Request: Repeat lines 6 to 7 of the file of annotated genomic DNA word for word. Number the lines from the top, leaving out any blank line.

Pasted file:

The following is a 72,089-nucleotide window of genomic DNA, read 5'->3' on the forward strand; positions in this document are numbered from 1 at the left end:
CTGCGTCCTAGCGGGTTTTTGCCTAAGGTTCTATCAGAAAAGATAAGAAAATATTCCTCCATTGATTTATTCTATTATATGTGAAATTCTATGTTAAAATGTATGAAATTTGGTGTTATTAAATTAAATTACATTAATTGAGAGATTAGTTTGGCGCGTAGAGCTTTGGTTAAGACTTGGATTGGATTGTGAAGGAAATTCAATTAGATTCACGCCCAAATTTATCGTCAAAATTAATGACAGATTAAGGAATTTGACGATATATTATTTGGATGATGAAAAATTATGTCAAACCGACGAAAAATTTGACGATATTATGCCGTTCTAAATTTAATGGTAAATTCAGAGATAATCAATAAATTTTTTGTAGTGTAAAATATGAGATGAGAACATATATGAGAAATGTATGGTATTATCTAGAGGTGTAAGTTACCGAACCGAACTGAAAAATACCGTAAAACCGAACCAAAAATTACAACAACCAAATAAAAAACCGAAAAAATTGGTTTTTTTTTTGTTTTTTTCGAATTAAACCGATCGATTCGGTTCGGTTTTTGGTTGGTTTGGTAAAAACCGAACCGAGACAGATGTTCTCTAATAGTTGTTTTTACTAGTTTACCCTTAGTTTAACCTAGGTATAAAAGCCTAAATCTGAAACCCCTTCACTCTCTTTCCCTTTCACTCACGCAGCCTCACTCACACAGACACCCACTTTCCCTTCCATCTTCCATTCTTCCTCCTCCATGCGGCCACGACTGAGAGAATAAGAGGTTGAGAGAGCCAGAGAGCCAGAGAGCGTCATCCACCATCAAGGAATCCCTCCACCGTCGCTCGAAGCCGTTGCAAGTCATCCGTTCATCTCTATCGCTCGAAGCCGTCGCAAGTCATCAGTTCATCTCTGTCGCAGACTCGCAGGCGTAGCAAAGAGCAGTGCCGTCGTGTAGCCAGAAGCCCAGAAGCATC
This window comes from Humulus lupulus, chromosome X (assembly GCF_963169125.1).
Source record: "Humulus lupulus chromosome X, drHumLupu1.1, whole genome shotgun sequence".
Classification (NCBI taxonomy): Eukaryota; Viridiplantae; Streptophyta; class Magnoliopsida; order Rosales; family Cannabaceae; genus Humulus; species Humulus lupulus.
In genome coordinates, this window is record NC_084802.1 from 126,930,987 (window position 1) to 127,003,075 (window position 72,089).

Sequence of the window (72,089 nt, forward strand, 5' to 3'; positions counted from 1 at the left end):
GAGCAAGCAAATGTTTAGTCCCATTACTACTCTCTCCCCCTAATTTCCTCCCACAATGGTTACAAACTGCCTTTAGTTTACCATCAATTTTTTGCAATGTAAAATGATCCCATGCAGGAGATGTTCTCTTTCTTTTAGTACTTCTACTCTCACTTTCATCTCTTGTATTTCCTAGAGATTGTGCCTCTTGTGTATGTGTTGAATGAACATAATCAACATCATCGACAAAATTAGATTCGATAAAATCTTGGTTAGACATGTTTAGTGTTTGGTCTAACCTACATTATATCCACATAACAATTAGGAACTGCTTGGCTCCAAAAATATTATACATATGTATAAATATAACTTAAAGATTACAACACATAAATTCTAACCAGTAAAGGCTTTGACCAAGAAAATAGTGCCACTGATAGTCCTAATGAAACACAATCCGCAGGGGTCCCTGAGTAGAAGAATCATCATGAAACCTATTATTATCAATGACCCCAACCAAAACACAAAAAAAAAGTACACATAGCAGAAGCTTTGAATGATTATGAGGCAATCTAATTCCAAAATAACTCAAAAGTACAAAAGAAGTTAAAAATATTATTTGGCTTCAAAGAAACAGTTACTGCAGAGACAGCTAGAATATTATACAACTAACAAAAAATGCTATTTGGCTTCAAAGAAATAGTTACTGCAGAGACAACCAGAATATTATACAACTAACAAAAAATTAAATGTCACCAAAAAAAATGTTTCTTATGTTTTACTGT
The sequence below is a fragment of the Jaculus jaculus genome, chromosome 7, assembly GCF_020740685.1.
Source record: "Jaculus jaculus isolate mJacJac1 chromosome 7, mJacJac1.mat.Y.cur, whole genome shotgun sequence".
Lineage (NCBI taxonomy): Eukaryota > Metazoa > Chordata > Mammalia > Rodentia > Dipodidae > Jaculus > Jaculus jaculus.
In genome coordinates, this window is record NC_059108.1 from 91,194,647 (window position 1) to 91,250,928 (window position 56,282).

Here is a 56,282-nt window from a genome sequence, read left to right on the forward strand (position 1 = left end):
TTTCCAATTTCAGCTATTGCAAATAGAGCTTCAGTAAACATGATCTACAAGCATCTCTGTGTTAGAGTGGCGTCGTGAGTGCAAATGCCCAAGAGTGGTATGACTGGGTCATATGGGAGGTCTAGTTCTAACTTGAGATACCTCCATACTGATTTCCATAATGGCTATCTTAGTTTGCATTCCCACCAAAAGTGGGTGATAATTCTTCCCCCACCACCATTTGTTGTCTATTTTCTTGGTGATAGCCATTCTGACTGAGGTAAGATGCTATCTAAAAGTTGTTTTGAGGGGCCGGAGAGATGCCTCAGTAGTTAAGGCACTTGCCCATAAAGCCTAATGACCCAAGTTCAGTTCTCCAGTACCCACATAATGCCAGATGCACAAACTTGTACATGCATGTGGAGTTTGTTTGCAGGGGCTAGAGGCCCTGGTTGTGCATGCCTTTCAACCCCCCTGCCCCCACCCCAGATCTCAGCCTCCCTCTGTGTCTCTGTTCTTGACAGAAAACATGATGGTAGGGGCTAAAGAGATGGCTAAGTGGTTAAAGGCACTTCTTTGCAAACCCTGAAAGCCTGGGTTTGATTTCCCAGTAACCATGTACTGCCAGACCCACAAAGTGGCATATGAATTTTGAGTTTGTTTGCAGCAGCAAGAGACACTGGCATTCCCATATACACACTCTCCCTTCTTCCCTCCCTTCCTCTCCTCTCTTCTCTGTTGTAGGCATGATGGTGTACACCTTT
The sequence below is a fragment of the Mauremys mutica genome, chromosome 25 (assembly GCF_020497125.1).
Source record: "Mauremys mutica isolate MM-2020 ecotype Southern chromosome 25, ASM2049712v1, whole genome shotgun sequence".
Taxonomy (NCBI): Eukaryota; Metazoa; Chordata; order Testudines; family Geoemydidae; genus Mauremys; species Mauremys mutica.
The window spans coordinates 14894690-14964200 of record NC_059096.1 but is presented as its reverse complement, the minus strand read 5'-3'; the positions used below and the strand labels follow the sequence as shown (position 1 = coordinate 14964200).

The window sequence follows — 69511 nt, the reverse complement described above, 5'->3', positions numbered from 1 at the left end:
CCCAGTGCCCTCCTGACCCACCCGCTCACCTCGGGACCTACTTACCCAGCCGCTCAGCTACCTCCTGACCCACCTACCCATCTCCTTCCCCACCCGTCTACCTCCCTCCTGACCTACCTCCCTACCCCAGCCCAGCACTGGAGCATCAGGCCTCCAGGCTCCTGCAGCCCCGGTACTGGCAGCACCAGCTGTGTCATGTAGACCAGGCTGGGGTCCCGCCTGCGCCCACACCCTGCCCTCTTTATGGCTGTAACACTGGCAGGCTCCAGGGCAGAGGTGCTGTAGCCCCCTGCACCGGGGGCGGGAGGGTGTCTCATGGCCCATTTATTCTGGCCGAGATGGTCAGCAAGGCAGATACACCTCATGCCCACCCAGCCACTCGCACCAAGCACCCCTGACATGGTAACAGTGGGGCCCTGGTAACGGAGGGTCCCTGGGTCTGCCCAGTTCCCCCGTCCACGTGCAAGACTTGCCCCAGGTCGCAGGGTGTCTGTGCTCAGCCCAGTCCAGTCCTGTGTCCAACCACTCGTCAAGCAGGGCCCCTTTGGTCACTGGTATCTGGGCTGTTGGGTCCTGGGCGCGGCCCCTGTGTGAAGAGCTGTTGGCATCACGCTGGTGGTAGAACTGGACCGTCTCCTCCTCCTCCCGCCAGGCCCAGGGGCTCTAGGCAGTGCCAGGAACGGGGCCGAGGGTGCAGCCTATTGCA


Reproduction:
In genome coordinates, this window is record NC_084802.1 from 126,930,987 (window position 1) to 127,003,075 (window position 72,089).

Sequence of the window (72,089 nt, forward strand, 5' to 3'; positions counted from 1 at the left end):